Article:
The Souzou exhibition at the Wellcome Collection is a curation of 'Outsider Art from Japan' which has been produced by those who suffer from a mental illness and live in social welfare facilities across Japan. Outsider Art is a term used to describe work made by artists who have had no technical training but produce work for their own creative satisfaction without an audience or purpose in mind. In a way, the work within this exhibition was a result of 'art therapy' and therefore the work was very raw and natural. Each of the artists had a sense of identity within their work which was not forced but represented them entirely.

   Within many of the pieces there was an indication of repetition and obsession with many of the same shapes and patterns being drawn or created over and over again. The processes that many of the artists had chosen to use, such as hand embroidery, hand drawn patterns and ceramics had clearly been a result of a meditative, yet obsessive way of working. This routine would have produced therapeutic and calming effects aiding illnesses such as Obsessive Compulsive Disorder.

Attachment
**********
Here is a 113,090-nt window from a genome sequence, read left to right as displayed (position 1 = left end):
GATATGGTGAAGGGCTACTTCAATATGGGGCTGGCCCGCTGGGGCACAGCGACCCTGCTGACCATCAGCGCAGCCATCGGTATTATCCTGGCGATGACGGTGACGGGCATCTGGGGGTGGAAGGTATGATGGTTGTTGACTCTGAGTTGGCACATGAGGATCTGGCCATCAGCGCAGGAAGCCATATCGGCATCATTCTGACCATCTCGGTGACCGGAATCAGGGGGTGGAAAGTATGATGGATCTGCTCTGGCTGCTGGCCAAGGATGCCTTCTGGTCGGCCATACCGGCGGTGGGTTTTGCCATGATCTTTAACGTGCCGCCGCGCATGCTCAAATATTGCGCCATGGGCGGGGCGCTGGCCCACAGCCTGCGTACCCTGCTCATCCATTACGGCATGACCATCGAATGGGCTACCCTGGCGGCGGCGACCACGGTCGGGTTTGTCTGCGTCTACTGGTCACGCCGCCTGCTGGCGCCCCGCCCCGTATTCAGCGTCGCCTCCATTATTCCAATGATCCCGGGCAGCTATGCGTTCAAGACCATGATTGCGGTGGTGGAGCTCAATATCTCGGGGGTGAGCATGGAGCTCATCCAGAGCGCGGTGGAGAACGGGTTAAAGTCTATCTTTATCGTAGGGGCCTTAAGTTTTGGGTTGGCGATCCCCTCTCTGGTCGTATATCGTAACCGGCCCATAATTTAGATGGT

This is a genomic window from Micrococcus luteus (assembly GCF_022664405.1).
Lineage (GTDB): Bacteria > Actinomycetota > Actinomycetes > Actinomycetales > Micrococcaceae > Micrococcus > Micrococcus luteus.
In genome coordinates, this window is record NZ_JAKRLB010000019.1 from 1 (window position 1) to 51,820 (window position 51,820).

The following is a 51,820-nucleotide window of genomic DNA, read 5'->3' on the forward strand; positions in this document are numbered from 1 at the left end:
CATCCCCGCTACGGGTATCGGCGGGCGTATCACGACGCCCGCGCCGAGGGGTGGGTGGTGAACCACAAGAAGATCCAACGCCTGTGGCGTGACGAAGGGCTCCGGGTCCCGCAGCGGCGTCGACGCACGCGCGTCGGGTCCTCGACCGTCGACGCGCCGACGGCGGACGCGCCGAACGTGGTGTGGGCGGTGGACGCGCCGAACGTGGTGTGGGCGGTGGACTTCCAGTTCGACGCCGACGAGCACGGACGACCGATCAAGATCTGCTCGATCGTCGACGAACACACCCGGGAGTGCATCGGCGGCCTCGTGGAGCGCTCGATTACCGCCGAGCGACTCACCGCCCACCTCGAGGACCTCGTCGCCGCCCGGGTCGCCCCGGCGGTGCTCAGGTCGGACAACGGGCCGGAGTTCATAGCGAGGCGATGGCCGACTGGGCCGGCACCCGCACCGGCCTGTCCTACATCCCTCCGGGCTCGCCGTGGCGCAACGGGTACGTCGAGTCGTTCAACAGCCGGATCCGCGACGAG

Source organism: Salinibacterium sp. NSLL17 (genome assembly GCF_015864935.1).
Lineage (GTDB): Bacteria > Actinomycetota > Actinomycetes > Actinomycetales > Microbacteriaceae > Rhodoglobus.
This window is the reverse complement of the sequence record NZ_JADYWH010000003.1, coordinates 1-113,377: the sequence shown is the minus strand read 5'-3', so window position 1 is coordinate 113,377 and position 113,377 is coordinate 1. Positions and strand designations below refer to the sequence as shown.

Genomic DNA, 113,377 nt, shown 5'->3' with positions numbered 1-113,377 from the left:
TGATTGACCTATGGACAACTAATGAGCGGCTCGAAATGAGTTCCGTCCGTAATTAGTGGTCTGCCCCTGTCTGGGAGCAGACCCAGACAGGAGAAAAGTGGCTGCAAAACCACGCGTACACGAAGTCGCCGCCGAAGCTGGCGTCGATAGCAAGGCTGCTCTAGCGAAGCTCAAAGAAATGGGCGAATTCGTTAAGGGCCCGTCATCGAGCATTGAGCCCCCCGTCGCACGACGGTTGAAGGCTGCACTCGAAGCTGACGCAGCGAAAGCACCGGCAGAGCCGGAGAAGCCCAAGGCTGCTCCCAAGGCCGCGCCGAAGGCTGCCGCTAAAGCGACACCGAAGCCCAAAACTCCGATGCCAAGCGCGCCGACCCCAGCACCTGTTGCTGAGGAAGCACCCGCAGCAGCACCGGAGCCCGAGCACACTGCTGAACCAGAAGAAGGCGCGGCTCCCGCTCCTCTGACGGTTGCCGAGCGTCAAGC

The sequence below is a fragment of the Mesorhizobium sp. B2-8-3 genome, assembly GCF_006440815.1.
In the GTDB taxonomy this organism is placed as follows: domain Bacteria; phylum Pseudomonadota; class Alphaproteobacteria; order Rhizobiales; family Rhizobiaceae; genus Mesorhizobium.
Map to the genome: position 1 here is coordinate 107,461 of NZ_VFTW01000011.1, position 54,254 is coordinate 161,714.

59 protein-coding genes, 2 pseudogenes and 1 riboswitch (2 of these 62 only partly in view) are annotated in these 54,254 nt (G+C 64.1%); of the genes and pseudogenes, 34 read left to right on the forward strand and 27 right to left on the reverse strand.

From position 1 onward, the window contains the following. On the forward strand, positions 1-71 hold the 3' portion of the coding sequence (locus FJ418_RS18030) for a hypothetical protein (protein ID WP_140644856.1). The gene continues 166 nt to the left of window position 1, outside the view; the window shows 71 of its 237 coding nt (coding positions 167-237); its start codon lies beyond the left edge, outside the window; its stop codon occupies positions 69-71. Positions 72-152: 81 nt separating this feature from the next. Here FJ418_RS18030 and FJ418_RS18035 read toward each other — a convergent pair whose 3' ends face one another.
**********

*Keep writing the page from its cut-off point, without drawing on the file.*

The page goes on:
Ryoko Koda, Untitled (1990-2000). The symbol used in her drawings is taken from her name in Japanese

   I found the exhibit incredibly beautiful as the pieces had clearly been created for the sake of the artist and not the viewer. Each piece had been formed as a result of a pure desire to express the self creatively, to the extent that one artist had stitched entire tapestries by collecting others' discarded threads.

   I believe that the idea of art therapy could be relevant within my project and that it is possible to alleviate the battle between the mind and the body through art and design.

Satoshi Morita, Untitled
Shinichi Sawada, Untitled (2006-10)

Shota Katsube, Untitled (2011), an army of action figures made out of the twist ties used to fasten bin liners

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